The arbitrator renders a decision (called an "award"). Depending on the parties' agreement, this decision may range from a simple statement of who won and what they won, to a lengthy opinion giving all the reasons for the arbitrator's decision. In all countries who are signatories to the 1958 United Nations Convention on the Recognition and Enforcement of Foreign Arbitral Awards (known as the "New York Convention"), an arbitration award issued in another signatory country may be turned into a court judgment, and enforced as such.

The answer will depend on the parties’ arbitration agreement or the rules of the organization designated to administer the arbitration or appoint the arbitrators.  For example, under the Rules of the International Centre for Dispute Resolution (ICDR), which is the international branch of the American Arbitration Association, the parties may request that the ICDR appoint a neutral arbitrator who is not a national of the countries of any of the parties, and the ICDR also may do so on its own initiative.  The AAA/ICDR frequently calls upon established arbitration organizations of other countries to supplement its list of "foreign" arbitrators.  Other organizations within the United States feature international panels of arbitrators from within the United States and from outside the United States.  For example, the International Institute of Conflict Prevention and Resolution (CPR) Cross-Border Disputes Panel is composed of neutrals located in North America, and the CPR Global Panel includes neutrals located worldwide, outside of North America.   JAMS International maintains an arbitration panel with arbitrators from the United States and most countries in Europe.  

Yes.   This web site provides the biographies of many of the Fellows, and contact information for all of them. Any administering agency will provide the biographies of all prospective arbitrators to the parties before selection is made. Some parties choose to interview prospective arbitrators in advance of the hearing. In this instance, unless the Arbitrator is a “party appointed” arbitrator, all parties to the arbitration should be represented at the interview, so that the neutrality of the prospective arbitrator will not be compromised. If necessary, references should also be made available.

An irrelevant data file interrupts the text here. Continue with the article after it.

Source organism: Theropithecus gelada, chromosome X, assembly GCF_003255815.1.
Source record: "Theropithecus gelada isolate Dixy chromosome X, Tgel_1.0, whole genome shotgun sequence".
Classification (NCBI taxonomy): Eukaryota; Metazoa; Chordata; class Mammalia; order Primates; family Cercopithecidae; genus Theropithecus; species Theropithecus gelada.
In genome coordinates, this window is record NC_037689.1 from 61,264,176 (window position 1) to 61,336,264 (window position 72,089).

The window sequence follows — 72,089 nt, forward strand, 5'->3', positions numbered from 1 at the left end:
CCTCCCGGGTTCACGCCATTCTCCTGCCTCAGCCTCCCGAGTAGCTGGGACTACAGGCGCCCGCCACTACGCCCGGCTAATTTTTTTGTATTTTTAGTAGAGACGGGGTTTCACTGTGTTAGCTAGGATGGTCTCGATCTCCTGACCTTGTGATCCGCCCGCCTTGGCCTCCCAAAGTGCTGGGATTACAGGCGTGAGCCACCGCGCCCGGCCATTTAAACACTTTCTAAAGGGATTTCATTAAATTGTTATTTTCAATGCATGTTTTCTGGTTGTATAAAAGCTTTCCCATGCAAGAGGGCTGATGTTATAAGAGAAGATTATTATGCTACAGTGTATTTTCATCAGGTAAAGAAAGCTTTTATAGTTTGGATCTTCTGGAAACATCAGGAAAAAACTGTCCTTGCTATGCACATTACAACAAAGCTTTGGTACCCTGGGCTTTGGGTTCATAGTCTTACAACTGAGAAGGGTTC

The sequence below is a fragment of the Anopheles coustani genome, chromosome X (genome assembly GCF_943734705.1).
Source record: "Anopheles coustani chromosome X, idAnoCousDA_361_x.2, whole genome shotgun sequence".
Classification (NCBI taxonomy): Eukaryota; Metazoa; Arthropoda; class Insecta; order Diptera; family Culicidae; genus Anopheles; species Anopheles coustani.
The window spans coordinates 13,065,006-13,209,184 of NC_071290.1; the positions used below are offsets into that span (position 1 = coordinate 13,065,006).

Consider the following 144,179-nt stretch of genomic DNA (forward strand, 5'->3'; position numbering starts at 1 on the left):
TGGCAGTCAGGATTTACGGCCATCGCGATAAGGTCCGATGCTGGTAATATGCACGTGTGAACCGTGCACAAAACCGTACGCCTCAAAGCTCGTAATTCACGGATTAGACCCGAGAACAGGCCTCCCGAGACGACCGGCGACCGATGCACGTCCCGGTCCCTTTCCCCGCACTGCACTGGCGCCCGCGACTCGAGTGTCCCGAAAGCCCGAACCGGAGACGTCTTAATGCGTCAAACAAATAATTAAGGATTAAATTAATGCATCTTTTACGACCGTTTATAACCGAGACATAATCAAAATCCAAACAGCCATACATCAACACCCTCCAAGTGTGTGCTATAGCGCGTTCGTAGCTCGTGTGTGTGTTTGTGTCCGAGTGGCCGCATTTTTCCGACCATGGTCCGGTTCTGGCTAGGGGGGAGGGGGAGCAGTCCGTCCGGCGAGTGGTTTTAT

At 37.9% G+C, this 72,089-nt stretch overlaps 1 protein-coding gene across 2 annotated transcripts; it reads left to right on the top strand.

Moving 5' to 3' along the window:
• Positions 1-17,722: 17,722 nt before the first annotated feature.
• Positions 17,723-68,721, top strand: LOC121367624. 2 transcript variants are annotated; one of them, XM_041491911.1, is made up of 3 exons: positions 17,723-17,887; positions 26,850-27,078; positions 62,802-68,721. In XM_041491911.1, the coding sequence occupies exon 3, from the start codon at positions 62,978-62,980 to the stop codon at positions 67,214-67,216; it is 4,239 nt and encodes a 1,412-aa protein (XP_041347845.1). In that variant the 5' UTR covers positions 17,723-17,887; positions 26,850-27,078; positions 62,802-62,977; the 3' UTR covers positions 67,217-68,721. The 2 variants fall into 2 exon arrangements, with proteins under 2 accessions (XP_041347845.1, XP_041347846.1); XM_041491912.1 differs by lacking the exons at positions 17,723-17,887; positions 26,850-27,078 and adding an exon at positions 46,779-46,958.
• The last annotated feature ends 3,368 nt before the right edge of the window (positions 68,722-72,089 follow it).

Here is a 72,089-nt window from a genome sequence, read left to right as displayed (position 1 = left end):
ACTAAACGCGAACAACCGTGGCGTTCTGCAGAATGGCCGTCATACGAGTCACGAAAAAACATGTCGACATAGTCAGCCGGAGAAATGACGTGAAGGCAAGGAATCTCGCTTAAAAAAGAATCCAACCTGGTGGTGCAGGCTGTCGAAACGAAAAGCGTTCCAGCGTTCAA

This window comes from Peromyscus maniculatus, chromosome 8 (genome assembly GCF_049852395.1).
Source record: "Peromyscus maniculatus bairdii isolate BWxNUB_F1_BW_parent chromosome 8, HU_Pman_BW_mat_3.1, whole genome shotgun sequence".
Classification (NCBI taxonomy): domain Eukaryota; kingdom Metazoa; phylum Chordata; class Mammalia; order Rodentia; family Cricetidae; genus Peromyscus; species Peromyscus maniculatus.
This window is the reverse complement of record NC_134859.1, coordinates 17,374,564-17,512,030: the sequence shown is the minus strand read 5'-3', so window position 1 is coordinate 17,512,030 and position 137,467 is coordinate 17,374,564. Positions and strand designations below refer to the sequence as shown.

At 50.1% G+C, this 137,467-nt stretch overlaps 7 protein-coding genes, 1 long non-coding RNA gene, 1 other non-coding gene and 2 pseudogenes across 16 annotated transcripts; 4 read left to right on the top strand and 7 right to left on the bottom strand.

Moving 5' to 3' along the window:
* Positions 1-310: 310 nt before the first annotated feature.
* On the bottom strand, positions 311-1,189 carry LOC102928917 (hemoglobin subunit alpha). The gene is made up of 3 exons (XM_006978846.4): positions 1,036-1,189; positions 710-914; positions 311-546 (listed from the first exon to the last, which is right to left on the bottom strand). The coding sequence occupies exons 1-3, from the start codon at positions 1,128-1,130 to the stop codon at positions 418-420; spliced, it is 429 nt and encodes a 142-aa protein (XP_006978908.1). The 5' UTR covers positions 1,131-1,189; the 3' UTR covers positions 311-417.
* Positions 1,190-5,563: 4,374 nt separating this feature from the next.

In more complicated disputes, parties often choose a more experienced arbitrator. These arbitrators are compensated on an hourly basis or per diem basis.  The rates charged by arbitrators vary depending on skill, experience, qualifications and the nature of the dispute. Administering agencies, if one is used, also charge separate administrative fees which also vary with the length of the arbitration hearings, and other resources used. Other institutional providers may charge a flat hourly fee and take a percentage of the arbitrator's fee.

This site provides more information, including some form agreements and clauses which may be helpful.  Other services that administer arbitrations would be glad to provide information on their services, as well as general information on arbitration.  Individual arbitrators may also be willing to provide information, but keep in mind that the arbitrators you ask may then not be able to serve on the particular case you consult with them about.